Installing the TCP/IP protocol on a Windows 9x computer also installs a host of utility programs. Each of the utility programs allows us to make use of one of the suite of protocols that makes up TCP/IP.
But these utility programs don't appear on the Start menu. You'll find these programs installed in the \Windows folder. One of the best known of these programs is the Telnet client, which you use to run a text session to a Telnet host. This could be another computer, a router, a switch, or a print server.
To open the Telnet program and connect to the Telnet host, type telnet and the IP address to connect to at a command prompt or in the Run dialog box. Here's an example:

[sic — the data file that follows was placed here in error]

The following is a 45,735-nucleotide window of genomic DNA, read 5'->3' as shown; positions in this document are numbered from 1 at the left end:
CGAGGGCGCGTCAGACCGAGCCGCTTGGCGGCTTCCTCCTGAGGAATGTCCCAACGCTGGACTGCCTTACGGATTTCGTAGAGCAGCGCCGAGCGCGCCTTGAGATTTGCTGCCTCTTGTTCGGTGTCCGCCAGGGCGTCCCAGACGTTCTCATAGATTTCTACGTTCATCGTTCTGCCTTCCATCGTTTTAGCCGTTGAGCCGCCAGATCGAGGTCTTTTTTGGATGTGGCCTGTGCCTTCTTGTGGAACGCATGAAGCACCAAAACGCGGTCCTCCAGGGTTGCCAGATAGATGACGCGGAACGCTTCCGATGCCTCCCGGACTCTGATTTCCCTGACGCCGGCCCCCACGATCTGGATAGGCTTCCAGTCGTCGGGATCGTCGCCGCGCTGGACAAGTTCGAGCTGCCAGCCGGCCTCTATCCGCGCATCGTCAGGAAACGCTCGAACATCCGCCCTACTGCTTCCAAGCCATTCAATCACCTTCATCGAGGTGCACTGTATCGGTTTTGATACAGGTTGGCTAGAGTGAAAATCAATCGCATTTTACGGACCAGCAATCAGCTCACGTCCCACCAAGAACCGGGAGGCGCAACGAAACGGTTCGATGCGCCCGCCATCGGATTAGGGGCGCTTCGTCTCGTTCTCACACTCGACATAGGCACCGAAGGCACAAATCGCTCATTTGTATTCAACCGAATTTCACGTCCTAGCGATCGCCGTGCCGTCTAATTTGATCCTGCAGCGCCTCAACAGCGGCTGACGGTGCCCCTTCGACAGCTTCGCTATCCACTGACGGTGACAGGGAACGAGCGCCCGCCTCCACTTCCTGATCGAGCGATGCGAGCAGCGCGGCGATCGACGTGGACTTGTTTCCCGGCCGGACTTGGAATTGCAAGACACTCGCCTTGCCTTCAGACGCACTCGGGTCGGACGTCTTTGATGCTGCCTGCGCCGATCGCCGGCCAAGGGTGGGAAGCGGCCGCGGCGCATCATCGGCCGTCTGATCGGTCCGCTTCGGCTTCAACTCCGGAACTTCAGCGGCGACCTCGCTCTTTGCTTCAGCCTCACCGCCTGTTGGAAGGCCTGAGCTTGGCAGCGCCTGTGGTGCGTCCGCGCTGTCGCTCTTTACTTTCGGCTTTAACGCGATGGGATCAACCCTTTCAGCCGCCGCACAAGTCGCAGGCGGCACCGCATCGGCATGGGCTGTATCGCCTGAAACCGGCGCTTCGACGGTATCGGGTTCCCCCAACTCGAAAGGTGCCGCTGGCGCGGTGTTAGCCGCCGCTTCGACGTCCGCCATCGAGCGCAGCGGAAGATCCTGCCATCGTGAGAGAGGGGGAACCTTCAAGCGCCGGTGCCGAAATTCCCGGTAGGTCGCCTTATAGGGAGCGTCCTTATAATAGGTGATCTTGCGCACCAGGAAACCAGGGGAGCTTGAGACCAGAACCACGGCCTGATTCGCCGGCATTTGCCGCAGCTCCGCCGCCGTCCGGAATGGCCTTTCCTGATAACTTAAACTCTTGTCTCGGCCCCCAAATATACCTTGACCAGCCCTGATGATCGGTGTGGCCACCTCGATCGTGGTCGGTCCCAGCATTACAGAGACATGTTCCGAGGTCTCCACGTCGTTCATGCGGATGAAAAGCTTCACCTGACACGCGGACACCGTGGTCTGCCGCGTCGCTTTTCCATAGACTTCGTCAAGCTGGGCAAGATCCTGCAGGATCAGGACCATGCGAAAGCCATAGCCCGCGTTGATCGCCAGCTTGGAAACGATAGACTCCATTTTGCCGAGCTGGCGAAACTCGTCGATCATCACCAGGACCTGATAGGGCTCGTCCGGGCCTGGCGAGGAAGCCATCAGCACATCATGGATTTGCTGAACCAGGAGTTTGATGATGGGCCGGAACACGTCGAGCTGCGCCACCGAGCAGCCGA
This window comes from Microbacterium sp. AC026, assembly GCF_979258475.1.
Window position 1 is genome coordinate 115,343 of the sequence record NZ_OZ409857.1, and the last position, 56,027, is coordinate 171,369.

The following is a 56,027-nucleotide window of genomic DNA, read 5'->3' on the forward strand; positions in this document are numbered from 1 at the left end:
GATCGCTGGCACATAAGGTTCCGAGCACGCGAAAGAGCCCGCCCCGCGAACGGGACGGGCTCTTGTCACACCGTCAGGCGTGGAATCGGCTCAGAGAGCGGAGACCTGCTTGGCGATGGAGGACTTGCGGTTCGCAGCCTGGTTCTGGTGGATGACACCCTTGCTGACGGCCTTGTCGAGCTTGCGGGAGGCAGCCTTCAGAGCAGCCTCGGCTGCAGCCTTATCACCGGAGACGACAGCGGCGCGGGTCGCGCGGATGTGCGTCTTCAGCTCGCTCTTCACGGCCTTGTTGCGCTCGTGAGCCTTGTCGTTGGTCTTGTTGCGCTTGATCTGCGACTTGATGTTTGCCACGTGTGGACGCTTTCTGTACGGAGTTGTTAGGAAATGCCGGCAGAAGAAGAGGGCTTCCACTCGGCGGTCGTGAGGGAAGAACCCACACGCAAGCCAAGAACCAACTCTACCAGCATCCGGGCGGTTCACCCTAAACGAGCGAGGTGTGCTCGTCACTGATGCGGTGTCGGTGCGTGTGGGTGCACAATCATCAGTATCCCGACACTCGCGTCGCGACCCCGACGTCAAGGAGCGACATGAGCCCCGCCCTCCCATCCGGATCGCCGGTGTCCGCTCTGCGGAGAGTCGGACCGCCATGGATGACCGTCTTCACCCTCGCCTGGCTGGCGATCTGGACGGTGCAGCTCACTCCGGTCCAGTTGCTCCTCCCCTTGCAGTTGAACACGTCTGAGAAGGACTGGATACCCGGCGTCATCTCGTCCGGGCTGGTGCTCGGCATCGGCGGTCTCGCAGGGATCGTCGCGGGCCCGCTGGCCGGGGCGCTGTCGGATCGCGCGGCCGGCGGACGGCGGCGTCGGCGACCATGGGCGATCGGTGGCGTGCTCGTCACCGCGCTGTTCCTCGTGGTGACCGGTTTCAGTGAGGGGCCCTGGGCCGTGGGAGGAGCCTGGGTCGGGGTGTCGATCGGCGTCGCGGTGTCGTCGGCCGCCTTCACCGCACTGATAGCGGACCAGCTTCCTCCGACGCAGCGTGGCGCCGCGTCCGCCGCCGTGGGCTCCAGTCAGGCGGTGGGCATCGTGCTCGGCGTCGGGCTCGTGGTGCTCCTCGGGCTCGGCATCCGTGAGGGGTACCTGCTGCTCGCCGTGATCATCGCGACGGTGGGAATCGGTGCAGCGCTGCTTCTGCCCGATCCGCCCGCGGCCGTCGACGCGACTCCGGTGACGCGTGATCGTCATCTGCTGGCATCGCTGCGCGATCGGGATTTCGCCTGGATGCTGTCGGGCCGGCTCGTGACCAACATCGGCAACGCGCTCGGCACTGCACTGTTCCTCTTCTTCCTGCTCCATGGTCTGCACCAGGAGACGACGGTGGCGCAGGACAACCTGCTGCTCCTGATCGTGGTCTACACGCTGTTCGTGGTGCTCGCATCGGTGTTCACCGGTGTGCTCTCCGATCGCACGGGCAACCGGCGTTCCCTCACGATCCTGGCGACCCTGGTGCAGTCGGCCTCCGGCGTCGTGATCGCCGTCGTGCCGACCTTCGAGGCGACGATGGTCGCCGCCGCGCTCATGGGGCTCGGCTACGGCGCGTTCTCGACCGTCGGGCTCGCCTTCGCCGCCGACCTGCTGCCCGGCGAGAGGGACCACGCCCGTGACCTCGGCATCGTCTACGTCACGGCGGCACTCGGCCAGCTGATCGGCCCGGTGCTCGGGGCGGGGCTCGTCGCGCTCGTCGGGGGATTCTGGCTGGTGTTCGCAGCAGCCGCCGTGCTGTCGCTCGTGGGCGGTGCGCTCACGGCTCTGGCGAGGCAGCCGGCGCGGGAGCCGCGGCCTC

Another one of these programs is helpful when trying to troubleshoot connection problems between Windows computers on complex networks.
Tracert.exe traces a route between your computer and a given IP address on your network, listing all of the "hops" or gateways it passes through on its way. To run the command, type tracert and the address to trace a route to. Here's an example:
A successful trace lists each hop and reports a successful trace with the final address listed as the last hop. Entries such as the ones below indicate that the trace wasn't successful because it didn't find the next hop (the final host or next gateway).
15 * *
* Request timed out.
16 * * * Request timed out.
17 * * * Request timed out.